Further to the pastoral guidelines we issued on 17 March 2020 to curb the spread of the corona virus and taking into account ongoing addresses to the nation on Covid-19 by President E.D. Mnangagwa and directives from the Ministry of Health and Government, we hereby issue additional pastoral directives for observance by all Clergy, Religious and the Faithful in Zimbabwe. It is essential to obey both civil and ecclesial authorities as the Covid-19 pandemic wreaks havoc around the globe. The most effective witness we can give is first of all a serene and committed obedience to what is demanded by those who govern us, both at state and ecclesial level, to all that is disposed to safeguard our health, both as private citizens and as a nation. It’s happened before. Plagues and viruses have been with us since the dawn of humanity, with the other difference that whereas past plagues tended to be regional, COVID-19 is global. The world is increasingly becoming a global village, with its advantages and disadvantages.
Like past generations we also share the sense of panic and powerlessness epidemics evoke. The challenge to us all, particularly Christians, is how we respond to it. In the mid-14th Century, the bubonic plague spread from Asia into Europe. An estimated 40% of Europeans died over the course of a few years. One hundred years ago, the global Spanish Influenza killed roughly 50 million people. These are two of many examples in history. The same history recounts how our species learnt to cope with and survive epidemics and pandemics. Medical science had advanced since 14th and early 20th Centuries. Many formally fatal illnesses are now controllable or curable. All that’s needed is time, research – and human willingness to comply with basic measures (notably hygiene and avoidance of contamination) to prevent the spread of diseases. Where there was resistance, more people died. Where they complied, the death rate was lower.
In response to the Corona virus pandemic, so many aspects of our lives must change in order to keep each other safe and save lives. This includes the ways in which we publicly express our faith, as explained in our earlier statement of 17 March 2020. We have, therefore, further resolved as a Conference to close all Catholic Churches for public liturgical services and Church related gatherings with immediate effect on this 24 day of March 2020, until further notice, to allow for effective self-isolation for all. This will mean that all of us will have to stay and pray at home, including sharing the Sacred Scriptures and saying the Rosary individually and as a family. Our obedience in this time of crisis is an act of charity.
All Priests should, however, continue to celebrate Mass in their Parishes without a congregation on a daily basis. The continuing celebration of Mass ensures that the faithful can join in spiritual communion with the priests of the Church. The Catechism of the Catholic Church states (1364): As often as the sacrifice of the Cross by which ‘Christ our Pasch has been sacrificed’ is celebrated on the altar, the work of our redemption is carried out. Knowing that Mass is being celebrated; joining in spirituality in that celebration; watching the live-streaming of the Mass where possible; following its prayers; making an act of spiritual communion: this is how we will share in the Sacrifice of Christ in these days. These are the ways in which we will sanctify Sunday, and indeed every day. We want everybody to understand that in these emergency circumstances, and for as long as they last, the obligation to attend Mass on Sundays and Holy Days is Removed. This is in line with the teaching of the Church (Catechism of the Catholic Church 2182). This pandemic is the ‘serious reason’ why the Sunday obligation does not apply at this time. Nevertheless, even while we are at home during these disturbing and threatening times, the rhythm of the prayer of the Church will continue. Please play your part in it. The effort of daily kindness and mutual support for all will continue and increase. Please play your part in this too.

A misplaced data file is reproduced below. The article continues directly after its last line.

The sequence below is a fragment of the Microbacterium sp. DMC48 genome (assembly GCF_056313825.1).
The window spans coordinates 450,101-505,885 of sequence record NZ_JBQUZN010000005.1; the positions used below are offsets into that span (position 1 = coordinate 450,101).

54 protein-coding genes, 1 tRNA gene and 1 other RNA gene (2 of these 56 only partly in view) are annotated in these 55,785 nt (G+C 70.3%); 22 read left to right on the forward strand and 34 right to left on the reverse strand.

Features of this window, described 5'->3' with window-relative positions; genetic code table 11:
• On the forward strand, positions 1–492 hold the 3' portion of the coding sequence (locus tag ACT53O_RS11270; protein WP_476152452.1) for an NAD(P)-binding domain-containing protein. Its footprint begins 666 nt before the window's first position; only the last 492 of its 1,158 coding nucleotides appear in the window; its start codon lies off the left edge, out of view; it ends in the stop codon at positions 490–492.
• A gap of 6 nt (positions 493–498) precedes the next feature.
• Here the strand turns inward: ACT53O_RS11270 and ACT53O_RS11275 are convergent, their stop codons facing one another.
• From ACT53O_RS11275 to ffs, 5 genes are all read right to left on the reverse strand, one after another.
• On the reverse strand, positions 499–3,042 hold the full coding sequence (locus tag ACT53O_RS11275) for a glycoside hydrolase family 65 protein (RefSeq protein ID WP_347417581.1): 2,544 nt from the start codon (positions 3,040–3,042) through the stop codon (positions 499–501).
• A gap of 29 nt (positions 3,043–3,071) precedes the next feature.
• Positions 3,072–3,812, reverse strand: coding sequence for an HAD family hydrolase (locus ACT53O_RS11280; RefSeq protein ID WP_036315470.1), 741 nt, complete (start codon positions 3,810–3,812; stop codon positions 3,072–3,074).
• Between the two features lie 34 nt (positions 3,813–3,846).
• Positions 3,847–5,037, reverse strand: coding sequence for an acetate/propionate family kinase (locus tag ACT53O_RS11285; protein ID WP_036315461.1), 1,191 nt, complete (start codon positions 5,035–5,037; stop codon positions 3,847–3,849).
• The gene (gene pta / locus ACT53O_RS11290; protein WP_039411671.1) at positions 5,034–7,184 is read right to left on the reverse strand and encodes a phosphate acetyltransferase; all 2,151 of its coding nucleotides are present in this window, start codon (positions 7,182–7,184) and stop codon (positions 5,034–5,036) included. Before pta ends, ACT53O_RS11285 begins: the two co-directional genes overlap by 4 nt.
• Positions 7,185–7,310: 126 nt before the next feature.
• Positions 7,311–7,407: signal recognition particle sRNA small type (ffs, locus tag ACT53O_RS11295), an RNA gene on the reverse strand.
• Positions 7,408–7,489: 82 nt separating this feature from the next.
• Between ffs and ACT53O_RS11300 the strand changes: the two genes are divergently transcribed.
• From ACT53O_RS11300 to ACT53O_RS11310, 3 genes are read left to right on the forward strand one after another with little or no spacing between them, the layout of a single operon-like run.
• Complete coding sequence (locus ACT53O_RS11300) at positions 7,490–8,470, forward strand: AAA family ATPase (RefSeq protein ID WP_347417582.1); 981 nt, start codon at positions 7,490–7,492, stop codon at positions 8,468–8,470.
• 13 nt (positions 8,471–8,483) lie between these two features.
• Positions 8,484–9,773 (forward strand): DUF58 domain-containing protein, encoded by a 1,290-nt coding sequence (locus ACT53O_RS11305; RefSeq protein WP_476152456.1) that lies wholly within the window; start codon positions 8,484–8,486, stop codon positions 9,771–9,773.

Religious communities, as experience in other countries show, the daily community life exposes you to greater risk and needs additional attention in applying preventative measures and acting properly at all times.
Anointing the Sick
Some cases of Coronavirus have now been reported in Zimbabwe. No pastoral visits should be made to people who are self-isolating until the isolation period ends. However, do offer phone support. When anointing the sick, The Oil of the Sick can be applied using a cotton bud which can be burned afterwards (one end for the head and the other for the hands) and the priest extends his hands over the sick person for laying on of hand, without physical contact. This has been confirmed as a valid mode of celebrating the sacraments which involve ‘laying on of hands.’ Visits to people in care homes of hospitals should follow advice from the staff on infection control.
Please exercise caution should you need to administer any other sacraments at this time.
There will be deaths. Let us leave burials to close family members and associates, even for clergy and religious, in this season of the pandemic, which we pray will be short.
Let us continue to unite and pray fervently for a speedy end to this pandemic, for the recovery of those infected and for the response of the souls of those who have died as a result of this pandemic. In these tough times, we must focus on a loving God who cares for humanity and our well-being. A God who works through the many health care professionals and medical researchers, who even now, are working to end the COVID-19 outbreak. We should spend our enforced Sundays and days at home praying for them.
God Bless You All
Source: Zimbabwe Catholic Bishops’ Conference (ZCBC)